How many possible arrangements can we sort the letters of the "Polyunsaturated" so that the vowel order is preserved in this word?

I think $p,l,y,n,s,t,r,t,d$ have $\frac{9!}{2!}$ possible arrangements, because "$t$" have $2$ repetition.

$o,u,a,u,a,e$ must sit in $10$ places between $p,l,y,n,s,t,r,t,d$ and left and right of that. But I don't know how count them so that preserved this order.

  • $\begingroup$ What do you exactly mean by "vowel order"? $_o_ _u_ _a_u_a_e_$ or just $ouauae$ should be in order from left to right? $\endgroup$
    – Anar
    Commented Apr 30, 2023 at 8:10
  • $\begingroup$ Please do not just ask. Include your work. $\endgroup$ Commented Apr 30, 2023 at 8:24
  • $\begingroup$ Surely you must have tried something ? Pl. edit it in. $\endgroup$ Commented Apr 30, 2023 at 8:33

2 Answers 2


For an another way using probability:

What is the probability that $a,a,u,u,e,o$ will be in the form of correct alphabetical order ? The answer is : $$\frac{1}{6!/(2!2!)}=\frac{1}{180}$$

Now, when we order the letters of "Polyunsaturated", $1/180$ of these arrangements will be in the form that vowels are in alphabetical order.

Then , $$\frac{15!}{2!2!2!}\times \frac{1}{180}=908,107,200$$

For the third approach:

The word "Polyunsaturated" has $15$ letters, so we can think that there are $15$ empty places for replacing these letters.Firstly, lets select $6$ place for vowels among these $15$ places by $C(15,6)$ ways. When we select these $6$ places, the letters can be replaced in only one way such that they are in the form of alphabetical order.After that, we now have $9$ places to place these $9$ constonants.We can order them $9!/2!$ ways in a line.Then, $$\binom{15}{6}\times \frac{9!}{2!}=5005 \times 181,440=908,107,200$$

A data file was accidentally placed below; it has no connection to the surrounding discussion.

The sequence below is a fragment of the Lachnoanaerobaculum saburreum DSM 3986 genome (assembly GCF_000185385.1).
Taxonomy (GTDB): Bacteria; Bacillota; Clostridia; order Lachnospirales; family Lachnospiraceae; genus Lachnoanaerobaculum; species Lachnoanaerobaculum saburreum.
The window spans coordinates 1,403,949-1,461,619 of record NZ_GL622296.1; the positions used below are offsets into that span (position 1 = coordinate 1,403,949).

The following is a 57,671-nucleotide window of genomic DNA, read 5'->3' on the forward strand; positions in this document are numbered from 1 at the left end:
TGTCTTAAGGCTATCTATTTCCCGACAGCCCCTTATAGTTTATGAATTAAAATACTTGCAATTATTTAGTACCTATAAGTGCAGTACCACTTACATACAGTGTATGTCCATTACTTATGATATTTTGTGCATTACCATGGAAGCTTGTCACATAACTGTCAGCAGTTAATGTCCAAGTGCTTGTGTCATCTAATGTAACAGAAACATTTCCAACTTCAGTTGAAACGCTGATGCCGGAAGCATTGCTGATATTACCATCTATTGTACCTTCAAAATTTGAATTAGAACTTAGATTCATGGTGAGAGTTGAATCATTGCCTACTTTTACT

• 2
    $\begingroup$ Nice use of probability (+1) $\endgroup$ Commented Apr 30, 2023 at 14:11

Corrected, thanks to @Daniel Mathias

  • Place the 6 vowels together in a line, in the order in which they appear in the word

  • Consider the consonants as balls and insert them one by one in $$ ways. (The first ball can be placed in $7$ ways, and each ball placed creates an extra space for the next one. )

  • Divide by $2$ to take care of the repeated consonant.

  • $\begingroup$ The permutations are not restricted to one vowel per gap. $\endgroup$ Commented Apr 30, 2023 at 11:33
  • 3
    $\begingroup$ $+1$ for classical approach :) $\endgroup$ Commented Apr 30, 2023 at 13:35

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